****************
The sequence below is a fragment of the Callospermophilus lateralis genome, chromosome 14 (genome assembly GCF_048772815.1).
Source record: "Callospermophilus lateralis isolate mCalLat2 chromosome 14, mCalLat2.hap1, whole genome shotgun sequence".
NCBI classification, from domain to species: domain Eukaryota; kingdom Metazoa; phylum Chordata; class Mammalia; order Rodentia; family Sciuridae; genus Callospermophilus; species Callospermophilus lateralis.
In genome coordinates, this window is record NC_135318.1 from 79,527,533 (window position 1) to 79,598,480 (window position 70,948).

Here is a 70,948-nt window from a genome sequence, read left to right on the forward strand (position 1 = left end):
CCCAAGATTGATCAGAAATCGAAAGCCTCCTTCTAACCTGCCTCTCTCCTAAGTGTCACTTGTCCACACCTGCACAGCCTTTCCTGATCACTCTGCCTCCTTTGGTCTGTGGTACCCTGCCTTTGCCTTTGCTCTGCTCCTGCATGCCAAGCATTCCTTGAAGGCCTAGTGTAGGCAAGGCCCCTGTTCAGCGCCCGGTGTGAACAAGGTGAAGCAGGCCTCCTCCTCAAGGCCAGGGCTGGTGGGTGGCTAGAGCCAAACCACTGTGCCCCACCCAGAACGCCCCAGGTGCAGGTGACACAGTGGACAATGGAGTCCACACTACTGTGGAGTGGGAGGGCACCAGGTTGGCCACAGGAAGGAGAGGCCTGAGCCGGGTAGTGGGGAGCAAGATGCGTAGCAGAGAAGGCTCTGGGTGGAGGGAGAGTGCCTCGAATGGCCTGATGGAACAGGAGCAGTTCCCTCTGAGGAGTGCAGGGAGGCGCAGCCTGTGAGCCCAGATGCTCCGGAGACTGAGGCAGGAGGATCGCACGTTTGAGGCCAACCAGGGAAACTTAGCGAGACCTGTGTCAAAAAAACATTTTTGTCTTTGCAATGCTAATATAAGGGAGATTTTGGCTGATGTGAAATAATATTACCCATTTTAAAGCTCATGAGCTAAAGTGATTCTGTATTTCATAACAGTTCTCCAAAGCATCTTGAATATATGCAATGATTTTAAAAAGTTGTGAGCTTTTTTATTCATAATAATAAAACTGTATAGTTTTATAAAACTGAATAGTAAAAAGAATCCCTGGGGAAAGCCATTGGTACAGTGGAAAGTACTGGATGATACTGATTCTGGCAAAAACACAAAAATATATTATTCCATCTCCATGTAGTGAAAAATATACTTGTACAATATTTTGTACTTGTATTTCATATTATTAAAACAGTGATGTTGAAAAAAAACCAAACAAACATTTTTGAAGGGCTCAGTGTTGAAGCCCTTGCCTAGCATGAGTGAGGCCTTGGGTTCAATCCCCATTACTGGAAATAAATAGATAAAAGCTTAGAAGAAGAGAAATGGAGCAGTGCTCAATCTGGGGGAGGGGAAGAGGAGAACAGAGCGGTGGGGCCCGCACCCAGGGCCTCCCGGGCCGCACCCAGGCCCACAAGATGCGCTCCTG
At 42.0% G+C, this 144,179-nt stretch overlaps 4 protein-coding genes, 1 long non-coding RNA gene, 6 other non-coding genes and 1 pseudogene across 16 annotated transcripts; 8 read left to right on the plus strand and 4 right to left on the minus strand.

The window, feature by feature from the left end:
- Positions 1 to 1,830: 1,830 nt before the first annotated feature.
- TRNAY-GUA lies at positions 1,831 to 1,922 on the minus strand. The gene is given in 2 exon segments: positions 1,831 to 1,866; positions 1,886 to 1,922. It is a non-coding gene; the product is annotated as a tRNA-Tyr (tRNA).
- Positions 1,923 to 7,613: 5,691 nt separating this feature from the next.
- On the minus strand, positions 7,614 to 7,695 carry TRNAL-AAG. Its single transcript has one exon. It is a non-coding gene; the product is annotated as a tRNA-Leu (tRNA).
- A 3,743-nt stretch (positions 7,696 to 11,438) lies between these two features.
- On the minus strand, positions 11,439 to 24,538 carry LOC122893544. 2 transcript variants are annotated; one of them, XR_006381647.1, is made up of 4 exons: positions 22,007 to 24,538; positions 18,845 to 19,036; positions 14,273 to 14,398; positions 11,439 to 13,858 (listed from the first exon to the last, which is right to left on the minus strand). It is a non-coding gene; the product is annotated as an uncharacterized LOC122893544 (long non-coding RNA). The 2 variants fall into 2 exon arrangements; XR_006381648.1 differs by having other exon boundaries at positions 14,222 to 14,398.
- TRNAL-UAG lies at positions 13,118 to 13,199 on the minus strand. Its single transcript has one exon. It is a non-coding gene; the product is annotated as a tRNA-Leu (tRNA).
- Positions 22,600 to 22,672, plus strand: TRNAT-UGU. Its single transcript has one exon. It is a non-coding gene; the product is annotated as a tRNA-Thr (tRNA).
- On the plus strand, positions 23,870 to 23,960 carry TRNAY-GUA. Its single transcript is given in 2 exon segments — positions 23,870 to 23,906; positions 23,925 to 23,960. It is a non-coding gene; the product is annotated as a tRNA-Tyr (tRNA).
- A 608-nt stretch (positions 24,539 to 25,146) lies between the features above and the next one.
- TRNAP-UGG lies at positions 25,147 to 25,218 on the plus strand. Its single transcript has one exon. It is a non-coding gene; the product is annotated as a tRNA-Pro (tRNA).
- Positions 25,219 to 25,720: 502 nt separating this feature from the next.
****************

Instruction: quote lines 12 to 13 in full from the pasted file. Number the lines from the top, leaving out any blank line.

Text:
- On the minus strand, positions 7,614 to 7,695 carry TRNAL-AAG. Its single transcript has one exon. It is a non-coding gene; the product is annotated as a tRNA-Leu (tRNA).
- A 3,743-nt stretch (positions 7,696 to 11,438) lies between these two features.